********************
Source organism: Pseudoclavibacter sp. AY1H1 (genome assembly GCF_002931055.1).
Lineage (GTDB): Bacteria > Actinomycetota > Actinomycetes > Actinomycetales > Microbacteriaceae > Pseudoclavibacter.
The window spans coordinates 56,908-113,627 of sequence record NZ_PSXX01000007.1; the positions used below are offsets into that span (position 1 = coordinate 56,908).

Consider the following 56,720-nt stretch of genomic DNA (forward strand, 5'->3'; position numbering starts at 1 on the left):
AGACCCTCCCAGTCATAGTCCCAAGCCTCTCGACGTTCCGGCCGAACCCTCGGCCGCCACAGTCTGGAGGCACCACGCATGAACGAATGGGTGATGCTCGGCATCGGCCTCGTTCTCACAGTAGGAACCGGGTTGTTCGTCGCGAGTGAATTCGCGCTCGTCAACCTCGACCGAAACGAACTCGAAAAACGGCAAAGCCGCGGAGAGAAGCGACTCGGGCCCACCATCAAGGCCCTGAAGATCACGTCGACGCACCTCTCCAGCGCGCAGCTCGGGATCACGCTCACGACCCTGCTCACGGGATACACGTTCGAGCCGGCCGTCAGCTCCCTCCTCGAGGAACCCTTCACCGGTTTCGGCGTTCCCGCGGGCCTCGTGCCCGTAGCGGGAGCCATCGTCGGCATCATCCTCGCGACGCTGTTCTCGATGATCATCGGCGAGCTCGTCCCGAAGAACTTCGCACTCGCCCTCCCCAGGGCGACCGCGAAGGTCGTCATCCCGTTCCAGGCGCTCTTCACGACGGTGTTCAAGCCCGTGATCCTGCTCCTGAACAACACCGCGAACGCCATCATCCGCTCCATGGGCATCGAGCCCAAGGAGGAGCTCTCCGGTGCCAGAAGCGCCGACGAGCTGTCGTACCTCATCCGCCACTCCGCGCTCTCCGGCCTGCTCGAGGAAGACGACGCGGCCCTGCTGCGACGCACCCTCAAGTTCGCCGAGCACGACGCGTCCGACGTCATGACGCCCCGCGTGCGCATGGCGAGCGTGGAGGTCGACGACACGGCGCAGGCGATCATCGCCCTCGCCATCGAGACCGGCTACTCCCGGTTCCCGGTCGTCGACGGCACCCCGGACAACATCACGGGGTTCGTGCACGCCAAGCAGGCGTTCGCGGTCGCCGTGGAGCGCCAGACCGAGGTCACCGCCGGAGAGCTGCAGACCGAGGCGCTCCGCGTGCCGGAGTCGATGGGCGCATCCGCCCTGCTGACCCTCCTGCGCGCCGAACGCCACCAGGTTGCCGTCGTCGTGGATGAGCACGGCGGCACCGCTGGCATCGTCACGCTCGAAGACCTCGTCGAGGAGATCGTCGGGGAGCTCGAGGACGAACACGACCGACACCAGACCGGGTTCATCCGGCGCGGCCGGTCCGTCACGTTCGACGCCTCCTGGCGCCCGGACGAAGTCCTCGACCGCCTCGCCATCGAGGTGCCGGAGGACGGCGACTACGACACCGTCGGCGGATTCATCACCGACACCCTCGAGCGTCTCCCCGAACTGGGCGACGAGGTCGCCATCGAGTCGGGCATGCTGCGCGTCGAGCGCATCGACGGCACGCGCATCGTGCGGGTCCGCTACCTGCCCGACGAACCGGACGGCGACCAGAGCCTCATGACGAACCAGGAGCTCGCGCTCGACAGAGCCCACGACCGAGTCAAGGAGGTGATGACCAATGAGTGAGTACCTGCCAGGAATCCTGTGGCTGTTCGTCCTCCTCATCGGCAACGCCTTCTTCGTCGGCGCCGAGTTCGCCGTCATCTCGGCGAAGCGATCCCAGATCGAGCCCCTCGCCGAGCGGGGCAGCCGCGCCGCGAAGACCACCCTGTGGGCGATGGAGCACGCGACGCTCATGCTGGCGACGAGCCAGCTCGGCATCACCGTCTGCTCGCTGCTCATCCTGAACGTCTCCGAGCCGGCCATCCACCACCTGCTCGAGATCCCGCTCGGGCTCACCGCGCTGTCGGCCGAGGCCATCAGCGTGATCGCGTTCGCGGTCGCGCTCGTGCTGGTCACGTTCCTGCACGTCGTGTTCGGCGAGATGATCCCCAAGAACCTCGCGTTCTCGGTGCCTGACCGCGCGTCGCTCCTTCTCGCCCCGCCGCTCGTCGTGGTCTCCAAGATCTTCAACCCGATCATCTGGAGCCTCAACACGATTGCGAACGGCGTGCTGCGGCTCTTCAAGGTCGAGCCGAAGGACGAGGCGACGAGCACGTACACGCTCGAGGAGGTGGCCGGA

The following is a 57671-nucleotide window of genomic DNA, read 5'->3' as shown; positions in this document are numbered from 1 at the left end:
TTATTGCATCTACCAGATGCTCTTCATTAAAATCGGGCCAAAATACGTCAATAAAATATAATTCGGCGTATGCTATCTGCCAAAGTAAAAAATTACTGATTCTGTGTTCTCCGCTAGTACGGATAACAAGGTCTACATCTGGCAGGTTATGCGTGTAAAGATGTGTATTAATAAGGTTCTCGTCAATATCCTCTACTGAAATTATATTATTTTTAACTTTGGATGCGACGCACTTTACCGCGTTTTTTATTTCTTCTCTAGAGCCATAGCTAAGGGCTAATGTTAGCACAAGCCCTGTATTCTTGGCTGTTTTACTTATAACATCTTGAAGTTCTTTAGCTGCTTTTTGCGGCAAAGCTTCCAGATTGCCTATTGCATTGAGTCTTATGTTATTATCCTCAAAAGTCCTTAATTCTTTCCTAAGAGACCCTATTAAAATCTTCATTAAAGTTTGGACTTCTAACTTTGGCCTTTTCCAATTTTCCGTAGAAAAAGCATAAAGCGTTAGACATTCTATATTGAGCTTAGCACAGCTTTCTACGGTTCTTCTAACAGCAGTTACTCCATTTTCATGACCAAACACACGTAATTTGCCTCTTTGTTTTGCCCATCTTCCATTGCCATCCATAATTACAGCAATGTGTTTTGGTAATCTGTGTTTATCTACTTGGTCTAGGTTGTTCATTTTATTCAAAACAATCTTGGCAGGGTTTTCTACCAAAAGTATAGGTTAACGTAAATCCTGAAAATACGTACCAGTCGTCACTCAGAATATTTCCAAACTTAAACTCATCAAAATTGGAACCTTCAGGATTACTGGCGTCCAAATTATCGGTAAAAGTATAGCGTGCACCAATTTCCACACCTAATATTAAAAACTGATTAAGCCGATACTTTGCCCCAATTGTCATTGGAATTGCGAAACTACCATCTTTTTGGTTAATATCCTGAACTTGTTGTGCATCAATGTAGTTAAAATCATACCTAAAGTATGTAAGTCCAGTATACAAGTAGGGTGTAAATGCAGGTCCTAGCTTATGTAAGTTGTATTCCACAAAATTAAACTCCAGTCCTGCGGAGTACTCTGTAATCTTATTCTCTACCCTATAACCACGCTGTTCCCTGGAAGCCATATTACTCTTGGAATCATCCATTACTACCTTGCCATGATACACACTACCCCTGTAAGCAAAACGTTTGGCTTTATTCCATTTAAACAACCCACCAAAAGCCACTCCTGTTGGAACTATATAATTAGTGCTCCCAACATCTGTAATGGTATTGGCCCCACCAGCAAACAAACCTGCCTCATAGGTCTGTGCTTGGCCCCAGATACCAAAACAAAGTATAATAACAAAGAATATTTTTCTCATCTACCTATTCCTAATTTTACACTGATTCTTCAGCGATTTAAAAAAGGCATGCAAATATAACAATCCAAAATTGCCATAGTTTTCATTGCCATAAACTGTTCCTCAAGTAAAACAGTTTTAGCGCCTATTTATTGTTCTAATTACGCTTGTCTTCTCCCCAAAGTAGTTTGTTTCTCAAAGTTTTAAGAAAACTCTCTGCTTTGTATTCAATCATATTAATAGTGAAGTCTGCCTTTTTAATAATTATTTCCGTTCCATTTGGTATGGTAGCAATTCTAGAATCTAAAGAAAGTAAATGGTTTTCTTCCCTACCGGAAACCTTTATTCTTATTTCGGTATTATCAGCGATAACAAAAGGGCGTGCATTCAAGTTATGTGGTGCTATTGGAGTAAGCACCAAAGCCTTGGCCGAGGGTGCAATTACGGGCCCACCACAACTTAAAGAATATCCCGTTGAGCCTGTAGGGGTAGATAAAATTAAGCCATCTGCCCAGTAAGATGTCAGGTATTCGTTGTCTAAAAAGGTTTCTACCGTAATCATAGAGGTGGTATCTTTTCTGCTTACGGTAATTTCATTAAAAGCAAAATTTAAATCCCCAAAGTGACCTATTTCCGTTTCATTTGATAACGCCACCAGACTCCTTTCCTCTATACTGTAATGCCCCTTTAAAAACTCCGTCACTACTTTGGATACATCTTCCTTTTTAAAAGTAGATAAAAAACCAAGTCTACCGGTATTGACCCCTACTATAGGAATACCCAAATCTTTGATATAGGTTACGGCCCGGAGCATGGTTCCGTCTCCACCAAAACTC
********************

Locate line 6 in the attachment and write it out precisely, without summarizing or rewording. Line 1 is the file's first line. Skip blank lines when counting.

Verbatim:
The following is a 57671-nucleotide window of genomic DNA, read 5'->3' as shown; positions in this document are numbered from 1 at the left end: